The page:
|Mandarin Phonetic Symbols II|
Mandarin Phonetic Symbols II (Chinese: ), abbreviated MPS II, is a romanization system formerly used in the Republic of China (Taiwan). It was created to replace the complex tonal-spelling Gwoyeu Romatzyh, and to co-exist with the popular Wade-Giles (romanization) and Zhuyin (non-romanization). It is sometimes referred to as Gwoyeu Romatzyh 2 or GR2.
Based on the earlier and more complex Gwoyeu Romatzyh, the tentative version of MPS II was released on May 10, 1984, by the Ministry of Education. After two years of feedback from the general public, the official version was established on January 28, 1986. To distinguish Zhuyin from the Mandarin Phonetic Symbols II ("Mandarin Zhuyin Symbols II"), the first Zhuyin is officially called "Mandarin Phonetic Symbols I" ().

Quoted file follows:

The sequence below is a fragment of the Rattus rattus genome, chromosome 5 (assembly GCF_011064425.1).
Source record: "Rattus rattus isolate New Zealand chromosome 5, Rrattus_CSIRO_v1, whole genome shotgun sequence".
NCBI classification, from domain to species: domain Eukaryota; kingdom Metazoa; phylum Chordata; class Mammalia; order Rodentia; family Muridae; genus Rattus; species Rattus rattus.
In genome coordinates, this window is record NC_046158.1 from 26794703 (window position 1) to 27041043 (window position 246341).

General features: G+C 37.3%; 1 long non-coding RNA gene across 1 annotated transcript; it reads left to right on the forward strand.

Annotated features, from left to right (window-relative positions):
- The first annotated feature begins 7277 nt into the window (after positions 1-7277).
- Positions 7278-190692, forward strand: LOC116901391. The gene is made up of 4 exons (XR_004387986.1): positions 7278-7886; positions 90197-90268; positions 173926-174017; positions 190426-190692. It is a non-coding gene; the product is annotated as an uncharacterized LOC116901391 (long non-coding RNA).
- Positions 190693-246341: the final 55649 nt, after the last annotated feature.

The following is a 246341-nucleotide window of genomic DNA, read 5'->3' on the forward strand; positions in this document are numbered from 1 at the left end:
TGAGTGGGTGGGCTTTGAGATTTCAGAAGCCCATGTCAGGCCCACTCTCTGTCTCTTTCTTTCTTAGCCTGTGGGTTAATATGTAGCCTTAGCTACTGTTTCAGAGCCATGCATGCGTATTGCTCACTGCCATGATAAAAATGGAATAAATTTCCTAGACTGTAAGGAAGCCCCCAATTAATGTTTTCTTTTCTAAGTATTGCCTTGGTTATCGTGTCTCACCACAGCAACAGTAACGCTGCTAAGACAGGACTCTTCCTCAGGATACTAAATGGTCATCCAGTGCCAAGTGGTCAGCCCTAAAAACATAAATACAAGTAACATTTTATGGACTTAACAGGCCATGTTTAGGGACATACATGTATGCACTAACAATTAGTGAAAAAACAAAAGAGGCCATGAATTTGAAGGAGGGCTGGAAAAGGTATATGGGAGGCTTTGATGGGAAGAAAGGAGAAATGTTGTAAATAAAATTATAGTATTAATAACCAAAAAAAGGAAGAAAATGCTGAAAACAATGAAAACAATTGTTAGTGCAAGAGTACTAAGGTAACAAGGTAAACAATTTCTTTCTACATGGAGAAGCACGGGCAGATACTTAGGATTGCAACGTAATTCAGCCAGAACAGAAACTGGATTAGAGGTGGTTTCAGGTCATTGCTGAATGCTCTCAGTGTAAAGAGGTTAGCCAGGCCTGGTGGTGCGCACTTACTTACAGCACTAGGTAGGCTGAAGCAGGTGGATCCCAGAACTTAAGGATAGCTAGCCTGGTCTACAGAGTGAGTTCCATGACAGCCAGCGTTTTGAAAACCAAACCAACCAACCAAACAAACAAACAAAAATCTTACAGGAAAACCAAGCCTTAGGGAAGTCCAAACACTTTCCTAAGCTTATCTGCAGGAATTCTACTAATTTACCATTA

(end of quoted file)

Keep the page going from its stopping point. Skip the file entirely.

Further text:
Despite its official status for almost two decades until it was replaced by Tongyong Pinyin in 2002, MPS II existed only in some governmental publications (such as travel brochures and dictionaries). However, MPS II was not used for the official Romanized names of Taiwanese places (though many road signs replaced during this period use MPS II). It never gained the same status as did Wade-Giles. In mainstream overseas communities, it is virtually unused and unheard of.
An example of MPS II: "" is written as
guó-y? jù-y?n fú-hàu dì-èr shr?.
In pinyin that would be
guóy? zhùy?n fúhào dì'èr shì.
In Gwoyeu Romatzyh, it would be written thus:
gwoyeu juh'in fwuhaw dih'ell shyh.
| Official romanization adopted
by the Republic of China (Taiwan)